Wednesday, April 5, 2017

Can’t These Guys Afford Clothes? Or, Cover Art in Historical Fiction

This all started a long long time ago, but still in this galaxy. It was actually in 2009, about a year after I’d started writing the story which would eventually become Traitor Knight. I was telling a friend, a woman who worked with my wife, about it. And her reaction was, “Make sure your hero is pictured on the cover with no shirt on.”

It rather seems like a reversal of the traditional “bodice-ripper”. Instead of beautiful girl on the cover, whose clothes are being strategically removed by the hero, we now find a guy in a definite state of dishabille, with a lusty maiden gazing longingly at him. Ah, the times, they are a ‘changing. I’m not sure what this change is indicative of, except possibly a universal truth—that gals like a bit of skin as much as us guys.

We laughed about it, but then I got to thinking. And researching. And sure enough, I discovered a large percentage of the covers of historical fiction novels (romance, fantasy, pirates, etc.) feature a buffed hero, sans shirt, usually clutching some comely maiden to his manly chest.

I was running the public library’s used book sales at the time, and as the books would come in, I started noticing. Because a lot of what was donated fell into the historical fiction category. And the majority of it featured these shirtless heroes. It became a running joke: “Oh, here’s another poor chap who can’t even afford to buy himself a shirt.”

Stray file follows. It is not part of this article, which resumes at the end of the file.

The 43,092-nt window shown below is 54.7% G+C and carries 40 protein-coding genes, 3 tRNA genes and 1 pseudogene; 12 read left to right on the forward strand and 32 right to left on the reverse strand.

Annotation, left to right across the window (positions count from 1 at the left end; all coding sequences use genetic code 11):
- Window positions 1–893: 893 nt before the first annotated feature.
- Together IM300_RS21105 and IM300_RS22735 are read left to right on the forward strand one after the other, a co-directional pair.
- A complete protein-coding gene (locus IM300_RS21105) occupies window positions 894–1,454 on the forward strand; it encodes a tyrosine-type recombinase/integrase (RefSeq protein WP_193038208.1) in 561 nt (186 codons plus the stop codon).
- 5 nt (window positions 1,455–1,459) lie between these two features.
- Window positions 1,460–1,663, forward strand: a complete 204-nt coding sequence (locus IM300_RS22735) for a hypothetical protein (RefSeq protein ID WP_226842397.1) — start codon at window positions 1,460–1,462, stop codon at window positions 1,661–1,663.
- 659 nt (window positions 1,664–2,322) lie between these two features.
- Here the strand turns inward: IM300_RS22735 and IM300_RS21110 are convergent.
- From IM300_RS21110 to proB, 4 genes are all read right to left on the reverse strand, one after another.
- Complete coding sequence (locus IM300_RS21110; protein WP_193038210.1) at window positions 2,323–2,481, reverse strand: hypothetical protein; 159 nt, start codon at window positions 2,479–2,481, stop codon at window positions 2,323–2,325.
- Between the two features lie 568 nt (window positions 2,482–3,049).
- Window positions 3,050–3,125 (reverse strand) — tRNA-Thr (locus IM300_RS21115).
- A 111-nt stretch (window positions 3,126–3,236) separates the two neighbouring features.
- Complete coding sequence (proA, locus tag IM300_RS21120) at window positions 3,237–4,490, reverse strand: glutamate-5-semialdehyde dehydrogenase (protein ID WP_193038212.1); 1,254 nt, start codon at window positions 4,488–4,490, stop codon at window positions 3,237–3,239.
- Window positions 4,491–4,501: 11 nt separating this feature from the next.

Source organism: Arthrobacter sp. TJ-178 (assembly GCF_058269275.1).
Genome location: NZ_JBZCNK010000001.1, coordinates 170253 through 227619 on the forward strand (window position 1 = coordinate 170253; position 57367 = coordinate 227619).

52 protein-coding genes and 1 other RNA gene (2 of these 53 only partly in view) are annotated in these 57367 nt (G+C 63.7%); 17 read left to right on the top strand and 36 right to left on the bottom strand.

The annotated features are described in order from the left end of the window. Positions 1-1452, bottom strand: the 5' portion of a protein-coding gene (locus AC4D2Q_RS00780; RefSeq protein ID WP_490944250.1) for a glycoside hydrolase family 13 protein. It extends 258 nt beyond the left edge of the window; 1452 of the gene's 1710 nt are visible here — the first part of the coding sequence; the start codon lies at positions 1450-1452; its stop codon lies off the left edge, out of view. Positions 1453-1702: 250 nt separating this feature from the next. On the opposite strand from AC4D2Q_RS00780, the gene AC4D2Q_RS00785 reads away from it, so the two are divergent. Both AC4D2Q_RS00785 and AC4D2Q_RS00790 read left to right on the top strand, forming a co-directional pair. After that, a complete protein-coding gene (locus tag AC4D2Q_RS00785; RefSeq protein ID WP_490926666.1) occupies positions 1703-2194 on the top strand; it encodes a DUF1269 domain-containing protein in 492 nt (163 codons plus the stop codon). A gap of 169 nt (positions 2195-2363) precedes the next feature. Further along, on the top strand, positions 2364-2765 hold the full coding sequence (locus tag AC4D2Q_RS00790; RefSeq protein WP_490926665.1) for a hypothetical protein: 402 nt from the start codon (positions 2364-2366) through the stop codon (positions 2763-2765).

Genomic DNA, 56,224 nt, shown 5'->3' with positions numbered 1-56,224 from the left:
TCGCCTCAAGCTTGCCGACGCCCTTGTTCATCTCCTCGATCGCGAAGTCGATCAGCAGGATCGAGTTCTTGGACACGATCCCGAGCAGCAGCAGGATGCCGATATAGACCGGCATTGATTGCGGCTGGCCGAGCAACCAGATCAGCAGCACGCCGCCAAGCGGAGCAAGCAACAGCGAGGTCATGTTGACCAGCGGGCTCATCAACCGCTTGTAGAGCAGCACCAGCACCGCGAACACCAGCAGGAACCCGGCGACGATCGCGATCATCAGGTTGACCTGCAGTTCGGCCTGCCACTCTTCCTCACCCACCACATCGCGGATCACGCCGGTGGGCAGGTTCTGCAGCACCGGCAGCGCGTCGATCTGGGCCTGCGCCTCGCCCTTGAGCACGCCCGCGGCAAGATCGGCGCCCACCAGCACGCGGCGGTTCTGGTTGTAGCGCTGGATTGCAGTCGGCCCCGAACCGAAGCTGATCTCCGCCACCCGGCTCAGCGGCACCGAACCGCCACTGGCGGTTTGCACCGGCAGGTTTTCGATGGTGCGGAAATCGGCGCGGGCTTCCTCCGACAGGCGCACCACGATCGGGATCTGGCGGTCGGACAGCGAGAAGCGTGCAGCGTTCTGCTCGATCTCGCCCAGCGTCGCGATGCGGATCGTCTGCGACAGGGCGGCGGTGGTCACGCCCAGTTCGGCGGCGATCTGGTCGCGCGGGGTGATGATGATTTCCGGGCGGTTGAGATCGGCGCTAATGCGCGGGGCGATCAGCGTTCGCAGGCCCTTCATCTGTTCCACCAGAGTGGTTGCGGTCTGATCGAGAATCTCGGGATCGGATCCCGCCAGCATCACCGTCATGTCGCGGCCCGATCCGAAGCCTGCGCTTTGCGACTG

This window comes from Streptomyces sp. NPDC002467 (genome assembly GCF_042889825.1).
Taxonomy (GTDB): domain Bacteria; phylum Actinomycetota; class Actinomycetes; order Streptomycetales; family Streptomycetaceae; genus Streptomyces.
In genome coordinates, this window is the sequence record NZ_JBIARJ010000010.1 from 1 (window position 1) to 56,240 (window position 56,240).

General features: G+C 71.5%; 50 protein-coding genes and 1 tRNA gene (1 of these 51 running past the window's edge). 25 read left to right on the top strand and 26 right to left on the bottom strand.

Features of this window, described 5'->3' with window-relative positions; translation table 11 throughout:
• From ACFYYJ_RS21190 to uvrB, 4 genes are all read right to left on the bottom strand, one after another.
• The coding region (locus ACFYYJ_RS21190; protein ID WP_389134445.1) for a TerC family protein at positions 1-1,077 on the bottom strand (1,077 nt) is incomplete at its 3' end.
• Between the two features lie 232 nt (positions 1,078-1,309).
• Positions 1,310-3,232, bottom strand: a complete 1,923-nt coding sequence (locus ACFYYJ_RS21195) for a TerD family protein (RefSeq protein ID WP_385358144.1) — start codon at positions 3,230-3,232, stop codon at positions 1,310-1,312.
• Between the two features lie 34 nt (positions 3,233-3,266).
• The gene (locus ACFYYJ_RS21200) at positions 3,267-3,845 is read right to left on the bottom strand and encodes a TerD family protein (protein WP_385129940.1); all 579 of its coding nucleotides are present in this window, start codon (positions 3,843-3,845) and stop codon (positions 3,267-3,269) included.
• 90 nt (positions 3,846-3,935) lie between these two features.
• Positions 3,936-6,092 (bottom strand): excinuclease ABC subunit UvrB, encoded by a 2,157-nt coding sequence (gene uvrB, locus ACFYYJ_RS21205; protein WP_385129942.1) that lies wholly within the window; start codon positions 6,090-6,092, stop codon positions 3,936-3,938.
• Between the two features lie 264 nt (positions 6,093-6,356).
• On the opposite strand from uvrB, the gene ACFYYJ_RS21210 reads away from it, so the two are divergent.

Although admittedly none of the guys on those covers really looked as if they felt lacking. Not a one was shivering, which might be attributed to the panting damsels or debutantes  draped artistically over their shoulders, who generally  appear to be doing a pretty good job of keeping them warm.
It must be also be pointed out that, contrary to what history actually tells us, there’s not a man to be found on any of those covers with an ounce of fat on his body. They all must spend hours at the gym, a few more at a tanning salon, and the rest of their day at the hair stylist. While most of the girls look as if they’ve either just been ravished (or are about to do a bit of judicious ravishing of their own), their brawny tawny heroes are chiseled and combed to within an inch of their lives.  

Much to my friend’s chagrin, my hero appeared on the cover of Traitor Knight with his shirt on. Granted, he did get a haircut for the occasion, and he is pretty chiseled, but he sports neither a bare chest nor a lusty lass. He’s written me several strongly worded letters about this oversight, and I’m getting worried he’s going to send his next missive via dragon…

Keith W. Willis is a semi-professional word-wrangler with a fondness for flannel shirts. He thus is resigned to never appearing on a book cover. He lives in the upper Hudson Valley region of NY, where he's certain the sounds attributed to Captain Hudson's crew bowling are really just the dragons grumbling. Keith is fortunate to have a wonderful and loving wife who not only puts up with his writing but generally encourages it. When it doesn't get the way of their cut-throat Scrabble games, that is.

Keith is the author of the award-winning fantasy/romance Traitor Knight (Champagne Books). His newest work, Desperate Knight, which contains 50% more dragon, and no shirtless heroes, will be released in Summer 2017.